In 2005, Roach finished and released one of his most unusual albums to date, the eerie POSSIBLE PLANET. Here he switches instrumentation from his usual ultra-smooth synthesizers, percussion, and slow-played electric guitar to a set of neo-retro “analog” synthesizers. These were designed to retrieve that “old-fashioned” pop sound of the ‘70s and ‘80s but in the hands of Roach, they put forth long, weird tranceworlds of drone-ambient. He punctuates these long drone pieces with electronic versions of rattles, shells, and insect noises. These sound truly alien, as if someone had put a tiny microphone in an anthill to listen to them talking to each other. The third drone-piece is full of insectoid buzzing, which has a shimmer of recognizable chords to it, though it is no less spooky than the earlier non-tonal passages. You get the feeling that the “possible planet” that Roach is evoking is not Earth.  

This year, 2006, has already seen one new production from Roach. This is a long-form sound-environment called IMMERSION:ONE. Over the years he has done many of this type of album, which is meant to be background music, a kind of soft “sonic incense” which fills the room while you are doing other things. Some of these have been THE DREAM CIRCLE from 1994 and SLOW HEAT (1998). IMMERSION:ONE tends toward a wistful and melancholy mood, the kind of sound that might echo through a temple to the lost glories of the past.  

I’ve saved the best of this batch for last: 2005’s NEW LIFE DREAMING. This album arose from Steve’s re-encounter with his older music from the 1988 DREAMTIME RETURN, which he was updating for re-release. In doing so, he came up with new music inspired by the mood and instrumentation of the old.

NEW LIFE DREAMING has no Australian aborigines chanting, no didgeridoo, and no rattles or electronic wind instruments, but it does have sound contributions from Roach’s now-familiar collaborators Byron Metcalf and Jennifer Grais. The chords in track 1, “Perfect Dream,” are unusually major and cheerful for Roach, while track 2, “Where I Live,” is filled with birdsong and desert sunlight, a portrait of his Arizona home. (Thank God he doesn’t live in a big traffic-filled city!) The next two tracks are even better. Track 3, “The Ancients’ Way,” builds on Roach’s heroic wide-spaced “American modern symphony” chords, and about halfway through, includes a softly tapped rhythm sequence by Byron Metcalf. This is just a wonderful, perfect Roach piece. The next piece, “Deep Sky Time,” is all-electronic, in which scintillating sequences sparkle over a deep drone. It’s a cosmological sound, evoking the brilliance and twinkle of the stars on a clear desert night. The last cut is a moving, gentle lullaby sung wordlessly by Jennifer Grais, while a muffled piano (played by Projekt label’s Sam Rosenthal) accompanies Roach’s melody on the floating, sustained guitar. It’s a sweet ending to one of Roach’s best albums of the decade so far.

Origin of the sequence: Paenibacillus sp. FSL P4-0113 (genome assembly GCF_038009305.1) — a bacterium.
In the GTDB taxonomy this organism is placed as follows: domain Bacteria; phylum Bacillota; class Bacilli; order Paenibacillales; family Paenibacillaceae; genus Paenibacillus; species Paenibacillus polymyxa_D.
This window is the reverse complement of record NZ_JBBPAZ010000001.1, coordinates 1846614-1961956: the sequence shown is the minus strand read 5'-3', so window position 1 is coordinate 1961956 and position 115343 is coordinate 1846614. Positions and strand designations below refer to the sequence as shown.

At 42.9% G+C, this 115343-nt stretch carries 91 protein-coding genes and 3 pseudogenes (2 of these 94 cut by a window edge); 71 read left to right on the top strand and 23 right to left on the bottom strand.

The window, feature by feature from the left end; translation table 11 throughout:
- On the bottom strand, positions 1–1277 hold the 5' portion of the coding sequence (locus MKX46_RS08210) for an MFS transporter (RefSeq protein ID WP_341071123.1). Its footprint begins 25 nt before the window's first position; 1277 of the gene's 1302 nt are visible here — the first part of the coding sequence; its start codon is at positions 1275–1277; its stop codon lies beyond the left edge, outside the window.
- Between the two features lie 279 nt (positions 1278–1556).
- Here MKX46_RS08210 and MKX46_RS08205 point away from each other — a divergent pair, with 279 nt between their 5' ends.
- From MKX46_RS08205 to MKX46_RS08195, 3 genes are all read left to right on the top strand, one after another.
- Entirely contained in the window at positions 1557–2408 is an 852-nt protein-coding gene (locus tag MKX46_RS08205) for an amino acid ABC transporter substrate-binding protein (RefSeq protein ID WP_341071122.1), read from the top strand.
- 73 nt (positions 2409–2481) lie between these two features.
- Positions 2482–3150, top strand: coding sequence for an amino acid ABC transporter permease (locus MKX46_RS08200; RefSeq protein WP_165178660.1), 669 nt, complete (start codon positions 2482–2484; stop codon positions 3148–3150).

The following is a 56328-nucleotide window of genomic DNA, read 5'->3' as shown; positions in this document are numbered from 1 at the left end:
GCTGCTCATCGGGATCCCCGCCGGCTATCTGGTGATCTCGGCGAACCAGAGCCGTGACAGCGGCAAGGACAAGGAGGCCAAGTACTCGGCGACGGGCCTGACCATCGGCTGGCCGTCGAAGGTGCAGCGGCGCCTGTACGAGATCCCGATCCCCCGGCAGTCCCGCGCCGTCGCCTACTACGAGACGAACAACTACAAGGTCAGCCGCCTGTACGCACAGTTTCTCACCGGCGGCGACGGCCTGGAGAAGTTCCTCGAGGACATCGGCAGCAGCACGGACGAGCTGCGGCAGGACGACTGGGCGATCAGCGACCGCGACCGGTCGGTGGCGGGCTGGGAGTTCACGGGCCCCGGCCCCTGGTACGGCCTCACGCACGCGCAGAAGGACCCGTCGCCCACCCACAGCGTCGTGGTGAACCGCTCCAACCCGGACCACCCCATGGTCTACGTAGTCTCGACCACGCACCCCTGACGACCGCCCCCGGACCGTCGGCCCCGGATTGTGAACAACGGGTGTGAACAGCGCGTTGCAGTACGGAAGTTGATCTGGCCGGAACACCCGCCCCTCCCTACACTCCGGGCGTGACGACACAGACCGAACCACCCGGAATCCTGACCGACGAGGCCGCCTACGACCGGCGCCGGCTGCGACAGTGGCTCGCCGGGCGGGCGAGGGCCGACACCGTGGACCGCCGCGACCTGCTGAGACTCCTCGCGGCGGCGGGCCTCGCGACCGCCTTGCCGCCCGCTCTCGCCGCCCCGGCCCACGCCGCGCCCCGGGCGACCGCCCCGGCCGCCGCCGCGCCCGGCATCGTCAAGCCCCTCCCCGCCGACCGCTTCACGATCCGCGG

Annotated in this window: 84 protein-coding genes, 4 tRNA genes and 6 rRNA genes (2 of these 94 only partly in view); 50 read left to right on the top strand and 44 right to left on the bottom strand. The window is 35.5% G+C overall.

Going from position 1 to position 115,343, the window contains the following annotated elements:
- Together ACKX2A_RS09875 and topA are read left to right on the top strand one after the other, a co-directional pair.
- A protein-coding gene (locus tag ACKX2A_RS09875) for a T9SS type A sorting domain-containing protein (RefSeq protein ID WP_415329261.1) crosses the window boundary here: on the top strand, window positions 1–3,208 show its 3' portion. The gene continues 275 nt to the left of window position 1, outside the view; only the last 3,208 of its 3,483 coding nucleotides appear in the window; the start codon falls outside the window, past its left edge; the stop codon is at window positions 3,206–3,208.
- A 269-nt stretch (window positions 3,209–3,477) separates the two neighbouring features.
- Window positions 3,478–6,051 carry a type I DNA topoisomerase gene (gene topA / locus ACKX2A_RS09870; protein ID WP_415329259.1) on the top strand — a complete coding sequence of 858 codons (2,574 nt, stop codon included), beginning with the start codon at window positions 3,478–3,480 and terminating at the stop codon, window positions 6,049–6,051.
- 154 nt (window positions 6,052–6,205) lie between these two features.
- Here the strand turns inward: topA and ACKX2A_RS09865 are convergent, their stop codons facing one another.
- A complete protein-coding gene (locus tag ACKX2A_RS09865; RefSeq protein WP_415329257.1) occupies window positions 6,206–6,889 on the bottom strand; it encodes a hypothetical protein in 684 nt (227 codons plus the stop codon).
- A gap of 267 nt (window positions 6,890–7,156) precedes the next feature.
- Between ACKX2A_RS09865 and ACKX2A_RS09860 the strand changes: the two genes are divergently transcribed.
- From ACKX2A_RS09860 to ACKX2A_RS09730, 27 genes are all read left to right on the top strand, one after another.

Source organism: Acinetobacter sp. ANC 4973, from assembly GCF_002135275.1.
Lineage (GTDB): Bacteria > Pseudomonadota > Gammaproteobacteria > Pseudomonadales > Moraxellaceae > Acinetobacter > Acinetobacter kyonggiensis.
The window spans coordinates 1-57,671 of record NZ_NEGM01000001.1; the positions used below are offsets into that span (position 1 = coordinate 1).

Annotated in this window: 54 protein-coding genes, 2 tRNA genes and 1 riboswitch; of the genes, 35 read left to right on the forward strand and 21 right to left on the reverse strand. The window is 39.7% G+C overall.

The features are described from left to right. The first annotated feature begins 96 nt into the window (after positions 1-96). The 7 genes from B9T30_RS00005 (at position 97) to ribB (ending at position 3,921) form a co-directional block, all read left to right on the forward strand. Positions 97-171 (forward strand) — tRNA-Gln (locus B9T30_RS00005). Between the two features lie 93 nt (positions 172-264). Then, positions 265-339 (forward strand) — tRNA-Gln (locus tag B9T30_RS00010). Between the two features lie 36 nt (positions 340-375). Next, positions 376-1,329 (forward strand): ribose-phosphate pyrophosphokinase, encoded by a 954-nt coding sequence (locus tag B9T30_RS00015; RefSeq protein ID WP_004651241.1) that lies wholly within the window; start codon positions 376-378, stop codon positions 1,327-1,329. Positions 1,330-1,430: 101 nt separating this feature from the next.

If you would like to listen to or even acquire some of this music for yourself, samples and CD’s are all available at the Steve Roach website which I mentioned at the beginning of this text.

Reviewed by Hannah M. G. Shapero for  Ambient Visions



Cave of the Jaguar

by David Crews

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David Crews’ Cave of the Jaguar is a journey for the listener through the inner realms of the spirit via the ebbs and flows of the drifting music that moves the journey forward from track to track on this release. As David states in the album notes on his website this CD represents the base storyline of his shamanic dream that he had while vision questing in the deep deserts of Utah and New Mexico.   

The music at times is rhythmic and dramatic pulling you into the unfolding story and at times it allows the listener to drift in otherworldly synth washes in reflection of where they have been. The music also alternates between the light and airy feeling of floating to the dark realms of deep ambient that surrounds you but does not oppress you with so many shadows that you lose your way on the introspective journey.  

David states on his website that his earliest influence in the realm of “space music” was Tangerine Dream circa Phaedra which he was exposed to while working at a radio station. When TD began to move away from their original vision this influence in his life was taken over by Steve Roach and the music that Steve has created over the past quarter of a century. The music that comprises Cave of the Jaguar indeed bears the marks of these influences and yet the style is distinctly David’s as well it should be.  

I confess that in my past listening habits I have been more than a little partial to the tribal music of Steve Roach and Byron Metcalf so it comes as no surprise that two of my favorite songs on this CD are the opening track called Moving Above It and of course the song called Ritual. Moving Above It with its repetitive rhythm always present in the background creates the perfect canvas for the sythns to weave the storyline that begins the journey inward and away from ordinary consciousness. While this track is not as airy and drifting as later pieces it is a perfect piece to begin this kind of introspective journey with and certainly one that bears repeated listenings. At seven minutes it allows time for the listener to enter into the spirit of the journey and prepare themselves for the more open and spacey pieces that follow.